The amount of time a kid spends in child care, and the quality of that care, could influence academic performance and behavior during adolescence, a new study finds.
Those with high-quality care scored higher on measures of academic and cognitive achievement when they were 15 years old, and were less likely to misbehave, than those with lower-quality child care.
And regardless of care quality, those who spent the greatest number of hours in child care in their first 4.5 years were slightly more likely to be impulsive and take risks at age 15.
While previous studies have found a similar effect, such as a link between child care and IQ, the current study is the first to show the impact is long-lasting, showing up a decade after the child has left the care.
However, the results only show an association, and not a direct cause-effect link. It is also possible that other factors, not measured in the study, were involved.
The study included 1,364 youths who were born in 1991 and who were followed periodically since they were 1 month old. The children were recruited from 10 cities in the United States.
At least once a year until sixth grade, children were evaluated with tests to measure cognitive and academic progress. Parents indicated the type, quantity and quality of child care, while the researchers also observed child-care interactions to evaluate the quality of care, rated on a scale from 1 to 4. High-quality care was characterized by the caregivers' warmth, support, and cognitive stimulation of the children under their care.
Of the children studied, nearly 90 percent spent some time in the care of someone other than their mother by the time they reached 4.5 years of age.
At 15, the children completed tests to assess academic achievement. They also self-evaluated their behavior, with a questionnaire that asked about behavioral problems, such as acting out in class; impulsivity (acting without thinking through the consequences); and risk taking (engaging in behaviors that might harm themselves or others).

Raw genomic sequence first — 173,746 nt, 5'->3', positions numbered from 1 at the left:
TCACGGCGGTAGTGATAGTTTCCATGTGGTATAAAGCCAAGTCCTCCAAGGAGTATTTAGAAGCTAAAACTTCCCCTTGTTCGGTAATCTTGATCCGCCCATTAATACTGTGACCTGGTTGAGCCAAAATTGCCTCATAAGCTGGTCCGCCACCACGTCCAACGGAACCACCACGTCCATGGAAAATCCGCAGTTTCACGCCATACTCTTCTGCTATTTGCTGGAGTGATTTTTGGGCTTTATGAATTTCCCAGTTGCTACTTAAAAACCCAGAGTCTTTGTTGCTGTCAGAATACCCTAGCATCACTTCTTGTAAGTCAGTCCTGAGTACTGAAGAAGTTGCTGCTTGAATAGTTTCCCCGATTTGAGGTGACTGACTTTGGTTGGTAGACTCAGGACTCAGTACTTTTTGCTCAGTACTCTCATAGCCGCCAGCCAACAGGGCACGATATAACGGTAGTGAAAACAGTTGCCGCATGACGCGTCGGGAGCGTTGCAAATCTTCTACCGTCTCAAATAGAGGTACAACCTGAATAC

Forty percent of the children experienced high-quality or moderately high-quality care. There was a modest link between higher quality care and higher results on cognitive and academic assessments, including reading and math tests. This correlation was similar at age 4.5 and age 15.
"High quality child care appears to provide a small boost to academic performance, perhaps by fostering the early acquisition of school readiness skills," said James A. Griffin, deputy chief of the NICHD Child Development & Behavior Branch of the National Institute of Child Health and Human Development, which funded the research. "Likewise, more time spent in child care may provide a different socialization experience, resulting in slightly more impulsive and risk-taking behaviors in adolescence."
The study's findings were consistent among boys and girls.
The results held even after the researchers accounted for family income, the mother's level of education, and mothers' reports of depression symptoms.
Other environmental factors besides child care have also been found to have effects years later. For instance, one recent study showed a link between how much TV a child watched at age 2 and academic, social and health problems at age 10.
The new study is published in the May/June issue of the journal Child Development.
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